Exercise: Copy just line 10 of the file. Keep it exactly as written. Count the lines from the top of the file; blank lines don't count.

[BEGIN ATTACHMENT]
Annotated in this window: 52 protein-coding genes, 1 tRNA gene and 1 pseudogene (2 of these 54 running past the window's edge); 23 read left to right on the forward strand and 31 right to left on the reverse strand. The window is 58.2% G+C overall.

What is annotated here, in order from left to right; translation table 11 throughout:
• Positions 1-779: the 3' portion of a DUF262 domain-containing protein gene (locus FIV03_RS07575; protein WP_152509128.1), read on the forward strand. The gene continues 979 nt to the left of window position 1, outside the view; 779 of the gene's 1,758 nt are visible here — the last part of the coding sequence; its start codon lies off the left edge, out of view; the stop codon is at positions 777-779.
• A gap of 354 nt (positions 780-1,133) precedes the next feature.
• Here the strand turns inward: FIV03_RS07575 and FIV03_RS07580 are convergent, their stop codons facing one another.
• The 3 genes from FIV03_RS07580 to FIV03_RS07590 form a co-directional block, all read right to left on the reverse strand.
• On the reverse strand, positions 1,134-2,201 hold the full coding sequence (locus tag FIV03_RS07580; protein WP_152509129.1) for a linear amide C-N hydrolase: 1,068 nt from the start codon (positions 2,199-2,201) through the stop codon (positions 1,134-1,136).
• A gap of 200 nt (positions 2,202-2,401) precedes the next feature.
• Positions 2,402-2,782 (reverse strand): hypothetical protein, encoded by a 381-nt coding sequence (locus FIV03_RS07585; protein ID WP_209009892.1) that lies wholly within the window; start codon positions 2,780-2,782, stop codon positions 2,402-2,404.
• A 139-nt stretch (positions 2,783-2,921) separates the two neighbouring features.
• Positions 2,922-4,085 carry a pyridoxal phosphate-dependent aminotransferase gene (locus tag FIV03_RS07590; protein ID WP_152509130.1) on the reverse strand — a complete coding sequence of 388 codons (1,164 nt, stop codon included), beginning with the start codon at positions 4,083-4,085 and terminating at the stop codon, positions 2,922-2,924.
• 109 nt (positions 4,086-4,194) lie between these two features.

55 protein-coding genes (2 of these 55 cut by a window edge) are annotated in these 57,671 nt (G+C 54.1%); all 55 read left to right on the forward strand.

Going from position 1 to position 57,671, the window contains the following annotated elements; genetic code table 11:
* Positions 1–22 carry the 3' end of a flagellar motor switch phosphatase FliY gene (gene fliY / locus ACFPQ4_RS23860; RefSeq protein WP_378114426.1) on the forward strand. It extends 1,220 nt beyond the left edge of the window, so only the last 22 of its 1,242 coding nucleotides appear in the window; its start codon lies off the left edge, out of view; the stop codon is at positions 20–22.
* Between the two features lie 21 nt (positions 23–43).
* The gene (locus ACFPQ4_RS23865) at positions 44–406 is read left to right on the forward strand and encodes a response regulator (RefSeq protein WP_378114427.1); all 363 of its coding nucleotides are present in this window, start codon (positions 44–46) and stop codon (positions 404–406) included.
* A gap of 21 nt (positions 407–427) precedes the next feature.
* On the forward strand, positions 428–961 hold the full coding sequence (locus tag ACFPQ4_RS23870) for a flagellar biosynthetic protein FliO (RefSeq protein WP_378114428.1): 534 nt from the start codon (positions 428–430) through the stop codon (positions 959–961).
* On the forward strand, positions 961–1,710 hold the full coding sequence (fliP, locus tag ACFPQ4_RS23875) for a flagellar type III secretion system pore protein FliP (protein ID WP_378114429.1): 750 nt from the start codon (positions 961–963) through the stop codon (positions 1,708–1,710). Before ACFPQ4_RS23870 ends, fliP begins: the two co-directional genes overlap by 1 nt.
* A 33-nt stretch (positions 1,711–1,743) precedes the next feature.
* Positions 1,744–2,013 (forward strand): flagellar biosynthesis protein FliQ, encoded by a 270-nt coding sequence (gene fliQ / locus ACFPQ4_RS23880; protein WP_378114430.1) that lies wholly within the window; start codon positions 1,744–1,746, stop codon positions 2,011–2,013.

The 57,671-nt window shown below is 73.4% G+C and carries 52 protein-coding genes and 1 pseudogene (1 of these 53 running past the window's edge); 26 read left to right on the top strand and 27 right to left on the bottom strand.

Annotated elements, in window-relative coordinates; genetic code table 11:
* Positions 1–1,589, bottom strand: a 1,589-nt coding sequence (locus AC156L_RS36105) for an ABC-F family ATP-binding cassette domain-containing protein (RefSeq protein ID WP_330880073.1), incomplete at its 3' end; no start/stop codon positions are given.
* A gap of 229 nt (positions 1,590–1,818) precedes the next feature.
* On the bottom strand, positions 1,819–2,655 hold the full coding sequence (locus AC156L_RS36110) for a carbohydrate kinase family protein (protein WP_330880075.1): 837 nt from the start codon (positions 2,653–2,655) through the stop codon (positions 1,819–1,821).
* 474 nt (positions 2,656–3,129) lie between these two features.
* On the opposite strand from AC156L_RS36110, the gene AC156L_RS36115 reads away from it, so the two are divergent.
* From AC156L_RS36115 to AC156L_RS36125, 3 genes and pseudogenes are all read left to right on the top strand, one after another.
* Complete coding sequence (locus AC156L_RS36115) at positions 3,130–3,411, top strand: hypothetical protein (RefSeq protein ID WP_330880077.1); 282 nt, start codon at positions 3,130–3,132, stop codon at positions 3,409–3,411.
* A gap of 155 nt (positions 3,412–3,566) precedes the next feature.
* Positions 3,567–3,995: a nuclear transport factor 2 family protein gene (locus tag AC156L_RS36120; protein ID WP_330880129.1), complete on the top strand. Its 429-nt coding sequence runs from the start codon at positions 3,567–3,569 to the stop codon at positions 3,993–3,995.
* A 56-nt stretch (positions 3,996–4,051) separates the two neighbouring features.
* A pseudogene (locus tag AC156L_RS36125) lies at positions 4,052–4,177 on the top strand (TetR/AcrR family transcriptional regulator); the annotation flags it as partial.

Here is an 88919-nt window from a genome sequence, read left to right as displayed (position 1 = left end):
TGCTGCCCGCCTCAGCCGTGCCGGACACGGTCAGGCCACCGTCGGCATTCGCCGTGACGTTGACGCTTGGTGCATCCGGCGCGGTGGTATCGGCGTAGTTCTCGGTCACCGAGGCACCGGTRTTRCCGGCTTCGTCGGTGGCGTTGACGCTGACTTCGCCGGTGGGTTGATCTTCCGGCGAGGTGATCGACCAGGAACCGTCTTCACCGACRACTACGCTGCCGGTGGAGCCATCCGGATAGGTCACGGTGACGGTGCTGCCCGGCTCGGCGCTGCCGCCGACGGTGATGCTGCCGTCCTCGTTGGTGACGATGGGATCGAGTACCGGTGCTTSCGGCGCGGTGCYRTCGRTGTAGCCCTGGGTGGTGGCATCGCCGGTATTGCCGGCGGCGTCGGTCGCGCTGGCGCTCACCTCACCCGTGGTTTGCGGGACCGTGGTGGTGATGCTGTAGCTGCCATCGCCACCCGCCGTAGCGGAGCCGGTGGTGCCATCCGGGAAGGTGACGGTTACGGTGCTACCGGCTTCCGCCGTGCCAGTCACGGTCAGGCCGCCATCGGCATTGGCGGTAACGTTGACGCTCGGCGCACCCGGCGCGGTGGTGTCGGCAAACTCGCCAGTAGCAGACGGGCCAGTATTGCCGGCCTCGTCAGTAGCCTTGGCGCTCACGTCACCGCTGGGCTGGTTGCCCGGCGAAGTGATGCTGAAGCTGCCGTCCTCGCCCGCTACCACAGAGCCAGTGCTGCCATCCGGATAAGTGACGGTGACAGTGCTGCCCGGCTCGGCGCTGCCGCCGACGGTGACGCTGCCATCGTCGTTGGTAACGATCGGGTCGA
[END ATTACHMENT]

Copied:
• A 139-nt stretch (positions 2,783-2,921) separates the two neighbouring features.